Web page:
The cost of DNA sequencing is dropping constantly. When it’s finally available to the majority the whole concept of prescribing medication will change. Pharma needs to get ready for the transformation so it can offer solutions to all. Genomics and truly personalized medicine enable us to receive therapy individually customized to our own genetic background, instead of the blockbusters that are manufactured for millions of people even though we are all genetically and metabolically different.

Quantified Self And All That Data

Wearables and body sensors provide more and more realtime data about a persons health and lifestyle. This can have a big impact on clinical trials as well, e.g. when developing new forms of medication. If pharma changes the method of gathering data as we know it now the cost-benefit could be immense. But we need to keep up to date and stay vigilant about the strides technology makes to be able to truly enjoy the benefits.

DIY Biotechnology

Remember thoese garage labs? They might be the next phase in the development of biotechnology, wher the biggest drug ideas no longer originate from large institutions and pharma companies. An example of the ‘citizen scientist’ isJack Andraka, who developed a really disruptive pancreatic cancer test at age 15. Supporting this kind of initiative may be the key to a future where DIY BioTech can still stay safe. Rules and regulations are there for a reason, but pharma needs to pay attention to the rising stars of garage labs.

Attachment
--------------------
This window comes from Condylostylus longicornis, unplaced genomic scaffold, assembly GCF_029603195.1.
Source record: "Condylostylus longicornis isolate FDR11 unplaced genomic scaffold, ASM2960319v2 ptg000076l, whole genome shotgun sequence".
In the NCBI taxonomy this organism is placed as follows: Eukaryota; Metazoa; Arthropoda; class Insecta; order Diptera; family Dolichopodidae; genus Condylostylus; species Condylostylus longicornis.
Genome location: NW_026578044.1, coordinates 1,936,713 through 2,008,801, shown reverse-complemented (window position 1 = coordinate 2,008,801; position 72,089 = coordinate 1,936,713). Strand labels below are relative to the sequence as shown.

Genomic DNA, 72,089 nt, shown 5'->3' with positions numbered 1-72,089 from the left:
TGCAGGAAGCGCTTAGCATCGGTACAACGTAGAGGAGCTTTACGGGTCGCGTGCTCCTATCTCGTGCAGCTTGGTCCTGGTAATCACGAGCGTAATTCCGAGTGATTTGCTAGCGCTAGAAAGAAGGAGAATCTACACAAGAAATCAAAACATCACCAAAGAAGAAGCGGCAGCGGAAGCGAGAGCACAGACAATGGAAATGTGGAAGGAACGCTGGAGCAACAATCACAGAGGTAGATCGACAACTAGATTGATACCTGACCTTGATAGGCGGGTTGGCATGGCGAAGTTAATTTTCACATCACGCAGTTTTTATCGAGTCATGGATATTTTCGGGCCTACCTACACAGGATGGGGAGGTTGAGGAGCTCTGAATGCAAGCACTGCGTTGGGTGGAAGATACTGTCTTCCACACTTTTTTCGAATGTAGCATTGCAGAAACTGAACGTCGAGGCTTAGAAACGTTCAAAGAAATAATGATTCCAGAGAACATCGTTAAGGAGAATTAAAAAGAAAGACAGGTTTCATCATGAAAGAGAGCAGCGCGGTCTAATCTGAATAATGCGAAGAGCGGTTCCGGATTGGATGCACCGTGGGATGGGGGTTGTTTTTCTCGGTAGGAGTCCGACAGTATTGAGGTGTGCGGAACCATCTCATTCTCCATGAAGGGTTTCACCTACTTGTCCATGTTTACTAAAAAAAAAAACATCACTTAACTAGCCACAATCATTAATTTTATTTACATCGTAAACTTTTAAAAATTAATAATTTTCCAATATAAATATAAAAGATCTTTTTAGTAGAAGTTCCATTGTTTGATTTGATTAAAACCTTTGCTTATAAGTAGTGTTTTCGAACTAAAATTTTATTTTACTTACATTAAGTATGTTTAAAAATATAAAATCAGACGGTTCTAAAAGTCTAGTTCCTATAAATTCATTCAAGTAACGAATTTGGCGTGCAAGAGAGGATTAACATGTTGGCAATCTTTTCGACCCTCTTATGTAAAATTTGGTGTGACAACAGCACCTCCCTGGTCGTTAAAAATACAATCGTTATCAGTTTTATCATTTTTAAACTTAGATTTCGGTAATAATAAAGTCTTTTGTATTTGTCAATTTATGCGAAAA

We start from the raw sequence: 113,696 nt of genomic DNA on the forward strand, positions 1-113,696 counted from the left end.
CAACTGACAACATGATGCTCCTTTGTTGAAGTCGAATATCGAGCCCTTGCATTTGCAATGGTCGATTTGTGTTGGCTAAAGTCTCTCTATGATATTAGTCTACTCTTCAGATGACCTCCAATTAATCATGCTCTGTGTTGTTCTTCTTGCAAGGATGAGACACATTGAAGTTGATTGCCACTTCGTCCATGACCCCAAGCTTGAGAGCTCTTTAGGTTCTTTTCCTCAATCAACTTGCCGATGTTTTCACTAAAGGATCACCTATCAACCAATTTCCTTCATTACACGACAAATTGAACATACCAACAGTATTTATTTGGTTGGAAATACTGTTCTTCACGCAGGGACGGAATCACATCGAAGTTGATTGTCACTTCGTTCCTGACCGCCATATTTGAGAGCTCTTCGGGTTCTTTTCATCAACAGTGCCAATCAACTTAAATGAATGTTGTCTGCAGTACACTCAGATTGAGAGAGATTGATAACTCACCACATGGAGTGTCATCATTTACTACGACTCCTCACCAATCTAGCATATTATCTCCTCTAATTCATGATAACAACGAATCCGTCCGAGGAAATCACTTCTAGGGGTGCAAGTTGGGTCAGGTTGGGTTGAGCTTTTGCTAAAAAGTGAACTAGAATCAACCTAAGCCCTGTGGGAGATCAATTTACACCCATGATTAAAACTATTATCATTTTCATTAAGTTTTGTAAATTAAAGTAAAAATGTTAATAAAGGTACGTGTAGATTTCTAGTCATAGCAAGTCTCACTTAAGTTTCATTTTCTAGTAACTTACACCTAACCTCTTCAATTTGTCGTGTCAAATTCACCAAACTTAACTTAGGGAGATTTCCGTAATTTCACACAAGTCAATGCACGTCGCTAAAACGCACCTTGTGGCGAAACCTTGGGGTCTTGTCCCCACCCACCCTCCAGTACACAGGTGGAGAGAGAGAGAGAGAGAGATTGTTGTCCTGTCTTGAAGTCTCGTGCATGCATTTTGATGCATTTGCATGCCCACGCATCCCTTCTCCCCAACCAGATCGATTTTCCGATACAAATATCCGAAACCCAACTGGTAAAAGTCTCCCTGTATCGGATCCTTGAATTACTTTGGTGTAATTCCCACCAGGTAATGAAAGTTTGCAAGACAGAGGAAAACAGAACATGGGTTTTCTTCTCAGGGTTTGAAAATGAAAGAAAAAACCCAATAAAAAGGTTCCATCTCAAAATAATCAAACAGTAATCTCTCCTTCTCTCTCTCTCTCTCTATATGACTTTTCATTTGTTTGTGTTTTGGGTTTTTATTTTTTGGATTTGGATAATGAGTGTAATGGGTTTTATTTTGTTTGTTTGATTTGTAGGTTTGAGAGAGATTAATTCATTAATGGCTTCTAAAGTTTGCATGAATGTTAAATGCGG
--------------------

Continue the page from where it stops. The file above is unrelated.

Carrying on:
3D Printing

The 3D printing revolution has seen manufacturing of medical prostheses, equipment, and now pharmaceuticals. The first drug printed out with a 3D printer was approved by the FDA in 2015. Big changes will come when someone gets a blueprint of a customized drug in a customized dosage related to their genomic background, 3D printing it at the local pharmacy, without the participation of big pharma.

End Of Human Experimentation

The end of having to test new drugs on actual living beings might be nearing. What if thousands of drug targets could be tested on billions of simulations modelling the physiology of the human body in seconds with supercomputers? No more ethical dilemmas, but also cheaper, faster and more reliable research. Combine this with the new ways of collecting immense amounts of medical data and the possibilities are almost endless.

Supercomputers Making Complex Decisions

Artificial intelligence can supplement human medical professionals when looking at treatments or in looking at data from clinical trials. Cognitive platforms, such as IBM Watson, are already used in many ways to analyse big data. In genomic research, in diagnosing but also in biotechnology. This will change the way new drugs are found. While human oversight is and probably will remain important, a machine can analyze with greater accuracy and speed.

Nanorobots In Blood

If the technology of transporting drugs to the actual cellular targets in nanocages becomes viable, the pharma industry will have to start producing different end products to make sure they are compatible with nanotechnology. This requires a radical and difficult new approach to medication, but without it the transformation of pharma could be a hard and rocky one. It’s the most futuristic example, but it’s never early enough to start preparing for a new revolution.